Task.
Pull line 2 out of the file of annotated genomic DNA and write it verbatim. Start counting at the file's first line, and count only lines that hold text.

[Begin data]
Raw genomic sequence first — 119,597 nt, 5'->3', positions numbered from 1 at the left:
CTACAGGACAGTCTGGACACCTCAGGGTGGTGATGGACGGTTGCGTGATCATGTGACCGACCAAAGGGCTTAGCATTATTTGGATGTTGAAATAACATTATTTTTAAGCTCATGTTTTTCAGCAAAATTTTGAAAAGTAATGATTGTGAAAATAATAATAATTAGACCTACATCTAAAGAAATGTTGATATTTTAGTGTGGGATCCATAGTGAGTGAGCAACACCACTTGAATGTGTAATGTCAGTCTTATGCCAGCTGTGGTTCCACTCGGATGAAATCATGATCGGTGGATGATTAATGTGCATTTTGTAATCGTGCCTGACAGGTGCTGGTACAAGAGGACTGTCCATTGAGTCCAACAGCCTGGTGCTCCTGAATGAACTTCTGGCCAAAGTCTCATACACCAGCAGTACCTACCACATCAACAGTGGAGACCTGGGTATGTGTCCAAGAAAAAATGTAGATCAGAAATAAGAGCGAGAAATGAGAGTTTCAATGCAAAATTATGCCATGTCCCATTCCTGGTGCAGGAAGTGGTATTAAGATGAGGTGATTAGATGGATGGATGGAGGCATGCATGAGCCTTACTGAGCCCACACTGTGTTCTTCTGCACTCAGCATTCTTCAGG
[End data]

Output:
CTACAGGACAGTCTGGACACCTCAGGGTGGTGATGGACGGTTGCGTGATCATGTGACCGACCAAAGGGCTTAGCATTATTTGGATGTTGAAATAACATTATTTTTAAGCTCATGTTTTTCAGCAAAATTTTGAAAAGTAATGATTGTGAAAATAATAATAATTAGACCTACATCTAAAGAAATGTTGATATTTTAGTGTGGGATCCATAGTGAGTGAGCAACACCACTTGAATGTGTAATGTCAGTCTTATGCCAGCTGTGGTTCCACTCGGATGAAATCATGATCGGTGGATGATTAATGTGCATTTTGTAATCGTGCCTGACAGGTGCTGGTACAAGAGGACTGTCCATTGAGTCCAACAGCCTGGTGCTCCTGAATGAACTTCTGGCCAAAGTCTCATACACCAGCAGTACCTACCACATCAACAGTGGAGACCTGGGTATGTGTCCAAGAAAAAATGTAGATCAGAAATAAGAGCGAGAAATGAGAGTTTCAATGCAAAATTATGCCATGTCCCATTCCTGGTGCAGGAAGTGGTATTAAGATGAGGTGATTAGATGGATGGATGGAGGCATGCATGAGCCTTACTGAGCCCACACTGTGTTCTTCTGCACTCAGCATTCTTCAGG